BEYOND

PrintE-mail Written by Dominic Cuthbert

DVD REVIEW: BEYOND / CERT: 15 / DIRECTOR: JOSEPH BAKER, TOM LARGE / SCREENPLAY: JOSEPH BAKER, TOM LARGE / STARRING: RICHARD J. DANUM, GILLIAN MACGREGOR, PAUL BRANNIGAN, KRISTIAN HART / RELEASE DATE: JANUARY 12TH, 2015

Filmed and set in Scotland, Beyond, along with Monsters and The Battery, is part of a growing number of understated indie films which put the emphasis on character rather than circumstance. Written and directed by creative duo Joseph Baker and Tom Large, Beyond is a low budget treat continuing in the Great British indie tradition.

Set across two time periods, the first three years are set before an extinction level asteroid collides with the earth, whilst the second part is after aliens have decimated the planets population and, like District 9, their ship hovers in the sky. The move from each time is marked by a severe tonal shift, both in shots, style and effects, which can be jarring given the quality of the post-apocalyptic scenes.

After a frankly poorly scripted armed robbery, Cole (Danum) meets Maya (MacGregor). Their relationship mirroring the asteroids rapid trajectory, in the face of annihilation Maya gets pregnant, giving birth when the asteroid is only hours away from collision. In the second time zone, Cole and Maya are cold, starving, and barely holding their broken relationship together. Driven only be a desire to find their baby, the couple move by day and find shelter from the aliens at night.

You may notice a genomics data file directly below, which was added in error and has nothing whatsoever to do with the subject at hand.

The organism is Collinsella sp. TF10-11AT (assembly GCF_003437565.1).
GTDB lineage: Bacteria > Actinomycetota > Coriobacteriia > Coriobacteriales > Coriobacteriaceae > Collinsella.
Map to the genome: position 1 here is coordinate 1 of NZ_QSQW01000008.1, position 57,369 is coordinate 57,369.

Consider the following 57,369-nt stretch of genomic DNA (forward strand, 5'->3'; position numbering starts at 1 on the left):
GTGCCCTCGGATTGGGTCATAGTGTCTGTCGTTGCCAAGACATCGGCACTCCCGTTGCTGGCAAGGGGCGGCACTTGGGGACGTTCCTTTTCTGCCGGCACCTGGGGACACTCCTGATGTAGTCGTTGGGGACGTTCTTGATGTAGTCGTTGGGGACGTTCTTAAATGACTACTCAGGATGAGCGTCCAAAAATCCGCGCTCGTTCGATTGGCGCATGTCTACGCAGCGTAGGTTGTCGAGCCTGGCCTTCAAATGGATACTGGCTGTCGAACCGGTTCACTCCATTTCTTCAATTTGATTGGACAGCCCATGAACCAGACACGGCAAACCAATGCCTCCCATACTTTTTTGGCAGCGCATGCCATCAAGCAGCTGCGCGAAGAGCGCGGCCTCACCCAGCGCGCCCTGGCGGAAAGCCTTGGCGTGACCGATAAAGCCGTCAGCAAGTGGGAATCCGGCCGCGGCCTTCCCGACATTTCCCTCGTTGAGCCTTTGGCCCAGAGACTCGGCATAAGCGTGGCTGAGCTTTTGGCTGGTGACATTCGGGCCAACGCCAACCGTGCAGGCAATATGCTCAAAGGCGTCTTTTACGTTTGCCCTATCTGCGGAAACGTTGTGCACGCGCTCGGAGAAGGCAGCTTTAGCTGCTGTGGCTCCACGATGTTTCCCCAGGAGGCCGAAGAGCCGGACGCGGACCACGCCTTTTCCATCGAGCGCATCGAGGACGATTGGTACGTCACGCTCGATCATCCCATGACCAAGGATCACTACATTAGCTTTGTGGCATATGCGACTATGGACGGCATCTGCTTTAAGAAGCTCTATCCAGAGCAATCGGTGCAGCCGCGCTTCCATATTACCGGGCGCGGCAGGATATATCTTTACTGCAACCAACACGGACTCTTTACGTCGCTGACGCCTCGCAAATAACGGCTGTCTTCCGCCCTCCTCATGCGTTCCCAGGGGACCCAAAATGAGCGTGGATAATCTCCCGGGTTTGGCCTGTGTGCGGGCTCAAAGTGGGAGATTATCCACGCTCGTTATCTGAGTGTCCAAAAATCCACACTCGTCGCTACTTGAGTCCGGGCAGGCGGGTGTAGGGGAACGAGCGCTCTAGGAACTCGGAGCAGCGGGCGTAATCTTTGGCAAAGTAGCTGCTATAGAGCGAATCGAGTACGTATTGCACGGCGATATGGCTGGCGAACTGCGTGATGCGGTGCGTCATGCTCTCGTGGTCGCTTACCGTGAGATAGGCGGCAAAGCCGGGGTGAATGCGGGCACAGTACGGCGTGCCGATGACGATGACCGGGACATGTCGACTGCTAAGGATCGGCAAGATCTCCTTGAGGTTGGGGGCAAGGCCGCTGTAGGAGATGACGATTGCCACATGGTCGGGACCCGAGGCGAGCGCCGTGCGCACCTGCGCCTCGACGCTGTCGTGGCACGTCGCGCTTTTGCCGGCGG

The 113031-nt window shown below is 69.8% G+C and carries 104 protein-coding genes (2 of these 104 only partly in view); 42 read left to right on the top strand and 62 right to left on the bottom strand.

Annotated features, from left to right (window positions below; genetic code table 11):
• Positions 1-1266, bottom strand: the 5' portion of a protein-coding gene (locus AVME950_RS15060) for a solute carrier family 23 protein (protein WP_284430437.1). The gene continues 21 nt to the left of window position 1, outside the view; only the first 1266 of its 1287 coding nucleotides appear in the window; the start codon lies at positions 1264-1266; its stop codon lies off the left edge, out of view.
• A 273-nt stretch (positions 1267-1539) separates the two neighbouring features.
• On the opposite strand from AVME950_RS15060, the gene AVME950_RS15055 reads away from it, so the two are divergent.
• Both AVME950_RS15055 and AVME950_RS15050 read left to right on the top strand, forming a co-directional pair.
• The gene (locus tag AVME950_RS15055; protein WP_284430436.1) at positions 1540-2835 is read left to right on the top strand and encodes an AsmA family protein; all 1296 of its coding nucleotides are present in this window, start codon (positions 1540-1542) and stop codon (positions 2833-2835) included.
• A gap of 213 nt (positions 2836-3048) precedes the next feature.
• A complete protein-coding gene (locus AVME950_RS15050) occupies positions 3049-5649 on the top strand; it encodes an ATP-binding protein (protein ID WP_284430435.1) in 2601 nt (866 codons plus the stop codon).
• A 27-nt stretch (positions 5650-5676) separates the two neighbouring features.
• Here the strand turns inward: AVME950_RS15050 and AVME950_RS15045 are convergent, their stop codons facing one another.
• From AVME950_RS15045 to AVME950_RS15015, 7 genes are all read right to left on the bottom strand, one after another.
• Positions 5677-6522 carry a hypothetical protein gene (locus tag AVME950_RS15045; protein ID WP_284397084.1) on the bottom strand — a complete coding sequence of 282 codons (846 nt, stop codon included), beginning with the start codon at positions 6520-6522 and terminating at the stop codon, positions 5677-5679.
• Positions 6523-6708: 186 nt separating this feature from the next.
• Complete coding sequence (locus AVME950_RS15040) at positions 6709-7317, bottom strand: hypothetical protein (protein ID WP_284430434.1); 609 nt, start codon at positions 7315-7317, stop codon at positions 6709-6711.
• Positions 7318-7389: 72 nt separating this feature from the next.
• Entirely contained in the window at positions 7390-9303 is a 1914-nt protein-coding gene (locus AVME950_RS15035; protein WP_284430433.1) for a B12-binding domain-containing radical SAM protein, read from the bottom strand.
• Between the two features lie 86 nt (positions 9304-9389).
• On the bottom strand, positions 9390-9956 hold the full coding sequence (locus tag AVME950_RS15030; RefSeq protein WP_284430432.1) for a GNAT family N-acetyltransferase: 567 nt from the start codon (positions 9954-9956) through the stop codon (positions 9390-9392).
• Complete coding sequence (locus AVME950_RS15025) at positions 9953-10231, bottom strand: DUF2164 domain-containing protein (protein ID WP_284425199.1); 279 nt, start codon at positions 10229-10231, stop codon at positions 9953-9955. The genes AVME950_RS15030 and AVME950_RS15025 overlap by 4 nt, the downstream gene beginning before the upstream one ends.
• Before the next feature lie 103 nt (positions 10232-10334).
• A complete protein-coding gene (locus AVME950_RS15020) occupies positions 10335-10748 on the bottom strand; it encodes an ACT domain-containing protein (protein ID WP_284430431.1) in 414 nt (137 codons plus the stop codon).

As with Jonathan Glazer’s introspective Under the Skin, Baker and Large capture the haunting vastness of Scotland; its otherness. The dreadful indie folk soundtrack lets the film down, though the repeating score packs a punch.

Gillian MacGregor is a powerful and distinctive actress with oodles of screen presence, while Danum is more modest in comparison. The pair do play off one another, and their believable portrayal of a relationship, in all its stages, it strangely captivating.

Given the complex, metaphysical script, there’s plenty of different ways to interpret the film, especially its ending. Leaving spoilers at the door, you’re going to file it away under different genres depending on how you interpret it. Whether its sci-fi or a psychological drama is up to you.

Special Features: Trailer
 

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